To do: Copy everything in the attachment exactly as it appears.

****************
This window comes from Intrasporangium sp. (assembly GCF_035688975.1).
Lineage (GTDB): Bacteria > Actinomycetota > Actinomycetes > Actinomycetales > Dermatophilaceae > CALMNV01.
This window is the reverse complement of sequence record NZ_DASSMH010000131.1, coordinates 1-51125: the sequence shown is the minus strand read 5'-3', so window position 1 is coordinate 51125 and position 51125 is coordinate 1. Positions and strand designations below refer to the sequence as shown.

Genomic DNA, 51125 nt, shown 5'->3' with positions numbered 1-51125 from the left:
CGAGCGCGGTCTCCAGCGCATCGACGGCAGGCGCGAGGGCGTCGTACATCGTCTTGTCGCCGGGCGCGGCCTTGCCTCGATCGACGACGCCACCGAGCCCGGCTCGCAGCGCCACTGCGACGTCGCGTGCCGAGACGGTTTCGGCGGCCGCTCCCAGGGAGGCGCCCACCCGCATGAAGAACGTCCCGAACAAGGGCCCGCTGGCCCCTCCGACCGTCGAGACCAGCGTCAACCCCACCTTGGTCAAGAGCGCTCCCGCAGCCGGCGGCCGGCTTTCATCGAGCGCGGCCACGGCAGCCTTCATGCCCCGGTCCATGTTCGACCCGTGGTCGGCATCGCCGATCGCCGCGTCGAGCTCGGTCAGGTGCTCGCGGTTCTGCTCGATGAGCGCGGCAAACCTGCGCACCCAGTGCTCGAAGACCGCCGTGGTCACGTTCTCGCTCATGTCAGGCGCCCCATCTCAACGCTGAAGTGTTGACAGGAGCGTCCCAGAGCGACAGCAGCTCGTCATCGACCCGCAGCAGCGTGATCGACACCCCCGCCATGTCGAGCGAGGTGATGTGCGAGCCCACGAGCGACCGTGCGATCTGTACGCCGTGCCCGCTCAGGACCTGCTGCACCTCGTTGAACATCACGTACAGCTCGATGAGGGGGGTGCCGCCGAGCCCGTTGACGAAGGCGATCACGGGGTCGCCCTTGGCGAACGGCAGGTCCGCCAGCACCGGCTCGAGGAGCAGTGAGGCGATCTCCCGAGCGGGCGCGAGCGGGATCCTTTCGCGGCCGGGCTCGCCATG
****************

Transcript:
This window comes from Intrasporangium sp. (assembly GCF_035688975.1).
Lineage (GTDB): Bacteria > Actinomycetota > Actinomycetes > Actinomycetales > Dermatophilaceae > CALMNV01.
This window is the reverse complement of sequence record NZ_DASSMH010000131.1, coordinates 1-51125: the sequence shown is the minus strand read 5'-3', so window position 1 is coordinate 51125 and position 51125 is coordinate 1. Positions and strand designations below refer to the sequence as shown.

Genomic DNA, 51125 nt, shown 5'->3' with positions numbered 1-51125 from the left:
CGAGCGCGGTCTCCAGCGCATCGACGGCAGGCGCGAGGGCGTCGTACATCGTCTTGTCGCCGGGCGCGGCCTTGCCTCGATCGACGACGCCACCGAGCCCGGCTCGCAGCGCCACTGCGACGTCGCGTGCCGAGACGGTTTCGGCGGCCGCTCCCAGGGAGGCGCCCACCCGCATGAAGAACGTCCCGAACAAGGGCCCGCTGGCCCCTCCGACCGTCGAGACCAGCGTCAACCCCACCTTGGTCAAGAGCGCTCCCGCAGCCGGCGGCCGGCTTTCATCGAGCGCGGCCACGGCAGCCTTCATGCCCCGGTCCATGTTCGACCCGTGGTCGGCATCGCCGATCGCCGCGTCGAGCTCGGTCAGGTGCTCGCGGTTCTGCTCGATGAGCGCGGCAAACCTGCGCACCCAGTGCTCGAAGACCGCCGTGGTCACGTTCTCGCTCATGTCAGGCGCCCCATCTCAACGCTGAAGTGTTGACAGGAGCGTCCCAGAGCGACAGCAGCTCGTCATCGACCCGCAGCAGCGTGATCGACACCCCCGCCATGTCGAGCGAGGTGATGTGCGAGCCCACGAGCGACCGTGCGATCTGTACGCCGTGCCCGCTCAGGACCTGCTGCACCTCGTTGAACATCACGTACAGCTCGATGAGGGGGGTGCCGCCGAGCCCGTTGACGAAGGCGATCACGGGGTCGCCCTTGGCGAACGGCAGGTCCGCCAGCACCGGCTCGAGGAGCAGTGAGGCGATCTCCCGAGCGGGCGCGAGCGGGATCCTTTCGCGGCCGGGCTCGCCATG